Unfortunately in today’s budget-challenged schools, some short sighted administrators (lacking a comprehensive vision for school change and engaged learning) decide to cut vital positions like technology integrators. Sadly, this is not a new trend. In April 2001 I wrote, “Proposal for Elementary Technology Integration Reform: Facilitators and Technician-Aides” (PDF) when I was a teacher in Lubbock ISD in Texas. At that time, our new superintendent decided certified staff were not needed in computer labs, and should all be replaced (by attrition) by lower-wage earning teacher-aides instead. As Alice and Cathy discuss in this video, it’s vital certified teachers be available to coach other teachers in the process of integrating technology. In 2001 when I wrote that proposal, it was summarily ignored by the administration. My controversial 1999 TechEdge article, “Wagging the Dog in Educational Technology:
Elevating ‘IT’ Into the Classroom,
” was also dismissed by district leaders. (It did lead to an uncomfortable tongue-lashing meeting with my superintendent and principal, but did not lead to any constructive change at the time in educational technology purchasing policies or support practices.) I mention this history because Alice and Cathy’s explanation of how important technology integrators are to support blended learning in schools has become even more relevant in 2010 than it was in 1999 and 2001. District leaders holding the purse strings for our educational budgets need to understand this importance, so they they can put their money where their mouth is when it comes to talking about student learning, student engagement, and professional development for teachers.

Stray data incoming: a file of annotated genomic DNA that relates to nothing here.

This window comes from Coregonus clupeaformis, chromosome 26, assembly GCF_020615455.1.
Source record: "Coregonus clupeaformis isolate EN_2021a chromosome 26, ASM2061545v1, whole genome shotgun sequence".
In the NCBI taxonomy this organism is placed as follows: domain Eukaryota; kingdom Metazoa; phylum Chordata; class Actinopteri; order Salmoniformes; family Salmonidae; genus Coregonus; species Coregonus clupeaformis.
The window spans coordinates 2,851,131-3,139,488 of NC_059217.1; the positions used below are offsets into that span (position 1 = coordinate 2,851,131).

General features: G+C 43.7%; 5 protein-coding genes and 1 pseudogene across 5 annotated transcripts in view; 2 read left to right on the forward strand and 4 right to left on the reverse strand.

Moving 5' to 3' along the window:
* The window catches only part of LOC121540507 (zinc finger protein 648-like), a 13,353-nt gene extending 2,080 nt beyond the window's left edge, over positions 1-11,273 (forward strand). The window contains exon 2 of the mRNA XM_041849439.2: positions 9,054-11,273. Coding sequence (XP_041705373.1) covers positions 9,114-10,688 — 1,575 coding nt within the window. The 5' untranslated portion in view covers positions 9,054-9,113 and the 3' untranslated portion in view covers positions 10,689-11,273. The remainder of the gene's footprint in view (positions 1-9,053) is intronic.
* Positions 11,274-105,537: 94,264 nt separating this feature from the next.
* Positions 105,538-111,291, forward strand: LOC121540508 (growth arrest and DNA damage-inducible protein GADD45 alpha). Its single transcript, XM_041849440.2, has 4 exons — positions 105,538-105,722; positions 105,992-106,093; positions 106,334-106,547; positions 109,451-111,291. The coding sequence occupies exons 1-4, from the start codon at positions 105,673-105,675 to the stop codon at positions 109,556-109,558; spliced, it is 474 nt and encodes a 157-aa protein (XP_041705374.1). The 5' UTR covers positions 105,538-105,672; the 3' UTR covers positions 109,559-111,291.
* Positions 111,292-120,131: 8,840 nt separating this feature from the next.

Cathy Wolinsky, Sarah and Alice Barr

See my text notes from Alice Barr’s breakout sessions, “The 21st Century Teachers’ Toolkit” and “Digital Citizenship for our Schools” at the the 2010 Christa McAuliffe Technology Conference in Manchester, New Hampshire, for more background about the exemplary ways educators as well as students at Yarmouth are learning with technology.

Many thanks to Alice and Cathy for this interview, and for all the work of students, teachers, and others at Yarmouth and in MLTI who shared during our outstanding tour yesterday!

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  • Alice Barr

    It was wonderful to have you and Sarah visit our school. Thank you for your wonderful post! The students loved your questions and challenges. Thanks again!

  • http://sharonsshare.blogspot.com Sharon Betts

    What a great post – two of my favorite integrators with a lot of insight. I plan on playing this for my Admin team and sending it to the school board. We have moved to a team-teaching model of integration with technology no long external to curriculum. This helps to validate the need for my team of fabulous certified teachers.
    Thanks to all three of you.

  • Jon

    I was saddened to see that a number of the teachers’ websites have not been updated since September.

  • Alice Barr

    Jon:
    As we explained in the video, there is a minimum web presence for teachers. They may make a website in August/September but only update homework and assignments during the year. Some teachers do most of their updating through Powergrade and link to assignments directly in the portal. Only students and parents can see the portal pages. Other teachers use their websites as a text book and update with more frequency. New teachers often find it a bit over whelming at first to try to keep all the places they could post up to date. The bottom line is that these online sites serve a purpose, but the purpose has to work for both the teacher and students.